I think she is agreeing with your statement which I have highlighted in bold and her comments about the recent Fed actions are interesting. As a "crusty pensioner" it is fascinating to reflect on how world economics (or my understanding of them) have changed. And isn't it interesting as an investor to hear Bond fund managers echoing Terry Smith about the value of doing absolutely nothing!

https://www.janushenderson.com/ukpi/pos ... lent-stuff

regards

Howard


Howard, thank you, and yes I identify very closely with what I understand the author to be saying. I think bond investors find this easier to agree with, and it probably makes no sense at all to equity investors. Certainly true of a equity-specialist friend of mine who runs a very large fund -- he has never understood the idea that inflation might not come roaring back.

To me the recent fashion for CVAs and other "forced income cuts" as I might characterise them are a predictable symptom of the inflation terror of the past decade -- where the moneyed classes and most governments have opted for inflation-fighting over growth-promotion (except Obama). The need to cut income will be a long drag on the economy IMO.


GS

JamesMuenchen
Lemon Slice
Posts: 442
Joined: November 4th, 2016, 9:05 pm
Has thanked: 56 times
Been thanked: 49 times

Re: The value of money, interest rates, inflation and yields

#232269

Postby JamesMuenchen » June 27th, 2019, 8:19 am

Howard wrote:I read your posts with interest (no pun intended :D ). Thank you for the analysis. And then today watched an interview with Jenna Barnard, co-fund manager of Henderson Diversified Income Trust - see link below.

I think she is agreeing with your statement which I have highlighted in bold and her comments about the recent Fed actions are interesting. As a "crusty pensioner" it is fascinating to reflect on how world economics (or my understanding of them) have changed. And isn't it interesting as an investor to hear Bond fund managers echoing Terry Smith about the value of doing absolutely nothing!

https://www.janushenderson.com/ukpi/pos ... lent-stuff

regards

Howard



She says:
As a bond investor we’re thinking how low do interest rates go in the next downturn and not only that but once they get to the zero bound or in some cases negative interest rates, what else do they do. Do they do quantitative easing? Do they use fiscal policy? Does monetary and fiscal policy start working together? There's going to be a whole new regime and I think that's where the mentality of bond investors is increasingly focused.

German 10yr bunds are negative and you would now need 23 million Euros to make an annual pension income of 60,000 Euros with 30 yr bunds.
Not sure what kind of new regime would fix this.

GoSeigen
Lemon Quarter
Posts: 1677
Joined: November 8th, 2016, 11:14 pm
Has thanked: 384 times
Been thanked: 388 times

Re: The value of money, interest rates, inflation and yields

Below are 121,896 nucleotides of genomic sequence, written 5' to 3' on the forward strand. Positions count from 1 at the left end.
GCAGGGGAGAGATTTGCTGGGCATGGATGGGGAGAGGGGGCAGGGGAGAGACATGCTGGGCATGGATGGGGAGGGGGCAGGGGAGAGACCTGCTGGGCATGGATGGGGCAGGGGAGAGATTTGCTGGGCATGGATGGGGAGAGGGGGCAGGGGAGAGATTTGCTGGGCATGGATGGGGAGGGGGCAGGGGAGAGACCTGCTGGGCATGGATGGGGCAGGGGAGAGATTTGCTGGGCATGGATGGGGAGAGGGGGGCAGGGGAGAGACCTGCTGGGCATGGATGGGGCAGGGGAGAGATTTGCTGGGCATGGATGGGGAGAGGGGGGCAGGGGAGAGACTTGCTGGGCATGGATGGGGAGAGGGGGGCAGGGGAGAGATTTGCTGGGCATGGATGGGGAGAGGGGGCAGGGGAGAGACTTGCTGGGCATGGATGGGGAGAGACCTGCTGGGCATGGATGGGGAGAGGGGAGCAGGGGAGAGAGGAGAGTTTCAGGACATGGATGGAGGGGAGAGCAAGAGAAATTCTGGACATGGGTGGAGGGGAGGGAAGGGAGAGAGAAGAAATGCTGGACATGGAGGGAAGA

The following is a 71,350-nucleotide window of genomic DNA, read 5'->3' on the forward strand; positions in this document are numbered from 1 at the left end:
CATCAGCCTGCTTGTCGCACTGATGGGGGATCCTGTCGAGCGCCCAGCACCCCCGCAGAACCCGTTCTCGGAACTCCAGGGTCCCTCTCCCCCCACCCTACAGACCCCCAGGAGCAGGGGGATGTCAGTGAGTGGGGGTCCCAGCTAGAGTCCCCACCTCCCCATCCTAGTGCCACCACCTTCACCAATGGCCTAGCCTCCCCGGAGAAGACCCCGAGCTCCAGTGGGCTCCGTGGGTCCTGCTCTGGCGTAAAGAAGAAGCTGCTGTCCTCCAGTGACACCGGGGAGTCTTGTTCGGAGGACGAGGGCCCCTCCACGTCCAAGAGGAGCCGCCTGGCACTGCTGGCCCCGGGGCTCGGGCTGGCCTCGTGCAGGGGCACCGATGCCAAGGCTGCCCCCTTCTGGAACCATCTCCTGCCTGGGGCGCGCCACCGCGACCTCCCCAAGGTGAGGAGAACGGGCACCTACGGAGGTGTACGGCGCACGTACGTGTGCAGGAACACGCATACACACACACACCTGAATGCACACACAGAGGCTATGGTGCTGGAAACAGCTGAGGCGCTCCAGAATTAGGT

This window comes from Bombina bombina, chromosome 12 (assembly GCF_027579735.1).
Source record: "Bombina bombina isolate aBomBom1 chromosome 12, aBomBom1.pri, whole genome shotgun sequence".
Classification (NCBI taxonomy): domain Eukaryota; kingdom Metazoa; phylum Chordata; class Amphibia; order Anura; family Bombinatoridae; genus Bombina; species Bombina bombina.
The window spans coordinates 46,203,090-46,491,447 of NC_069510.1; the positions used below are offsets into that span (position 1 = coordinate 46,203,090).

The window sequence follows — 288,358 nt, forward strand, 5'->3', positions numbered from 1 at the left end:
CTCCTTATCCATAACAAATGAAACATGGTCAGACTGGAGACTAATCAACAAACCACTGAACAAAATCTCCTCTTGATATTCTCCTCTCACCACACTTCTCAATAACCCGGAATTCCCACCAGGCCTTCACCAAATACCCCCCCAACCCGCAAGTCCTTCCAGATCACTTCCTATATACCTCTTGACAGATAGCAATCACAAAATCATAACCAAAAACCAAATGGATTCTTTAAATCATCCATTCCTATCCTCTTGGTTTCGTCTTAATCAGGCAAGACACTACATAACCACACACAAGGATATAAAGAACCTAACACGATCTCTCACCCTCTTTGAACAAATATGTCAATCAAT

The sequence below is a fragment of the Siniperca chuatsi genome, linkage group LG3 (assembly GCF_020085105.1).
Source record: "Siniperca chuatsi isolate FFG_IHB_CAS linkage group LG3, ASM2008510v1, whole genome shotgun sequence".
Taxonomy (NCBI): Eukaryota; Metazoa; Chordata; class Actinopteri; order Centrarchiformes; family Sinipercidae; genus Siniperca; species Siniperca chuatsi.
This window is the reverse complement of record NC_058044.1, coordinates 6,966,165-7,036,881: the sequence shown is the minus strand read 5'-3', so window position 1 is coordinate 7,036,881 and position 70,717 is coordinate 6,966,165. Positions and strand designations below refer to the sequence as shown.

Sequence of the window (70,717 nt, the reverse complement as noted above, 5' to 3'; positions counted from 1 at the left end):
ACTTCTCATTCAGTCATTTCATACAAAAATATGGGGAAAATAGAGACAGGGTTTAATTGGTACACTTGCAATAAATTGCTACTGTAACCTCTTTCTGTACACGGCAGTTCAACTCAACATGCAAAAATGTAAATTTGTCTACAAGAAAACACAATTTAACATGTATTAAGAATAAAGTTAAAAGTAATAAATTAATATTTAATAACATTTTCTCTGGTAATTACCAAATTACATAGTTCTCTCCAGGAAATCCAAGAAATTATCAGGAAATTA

#232287

Postby GoSeigen » June 27th, 2019, 9:42 am

JamesMuenchen wrote:
She says:
As a bond investor we’re thinking how low do interest rates go in the next downturn and not only that but once they get to the zero bound or in some cases negative interest rates, what else do they do. Do they do quantitative easing? Do they use fiscal policy? Does monetary and fiscal policy start working together? There's going to be a whole new regime and I think that's where the mentality of bond investors is increasingly focused.

German 10yr bunds are negative and you would now need 23 million Euros to make an annual pension income of 60,000 Euros with 30 yr bunds.
Not sure what kind of new regime would fix this.



Yeah, if you're planning to be retired for 383 years...

GS

GoSeigen
Lemon Quarter
Posts: 1677
Joined: November 8th, 2016, 11:14 pm
Has thanked: 384 times
Been thanked: 388 times

Re: The value of money, interest rates, inflation and yields

#232292

Postby GoSeigen » June 27th, 2019, 10:06 am

MCB,

In the sense that I am talking about money, organisations cannot "take money", they cannot "lend money", they cannot "put money into shares". It might sound pedantic but honestly we you and I are talking about different things. The above phrases are colloquial, and the word money in those phrases does not mean M0 or M4 money, it means "funds" or "capital" or some other vague thing.

The money I am talking about (because the topic was QE, a monetary operation) is a specific entry on a commercial or central bank balance sheet. It is issued, enters the balance sheet and remains there until retired. As I have said several times it is an asset for the depositor and liability of the bank. The bank cannot lend it out. It stays on the balance sheet until the bank has repaid it. That's my understanding of money and in my understanding M0 aggregates all those balance sheet entries on the BoE's balance sheet while M4 aggregates those of the wider financial system.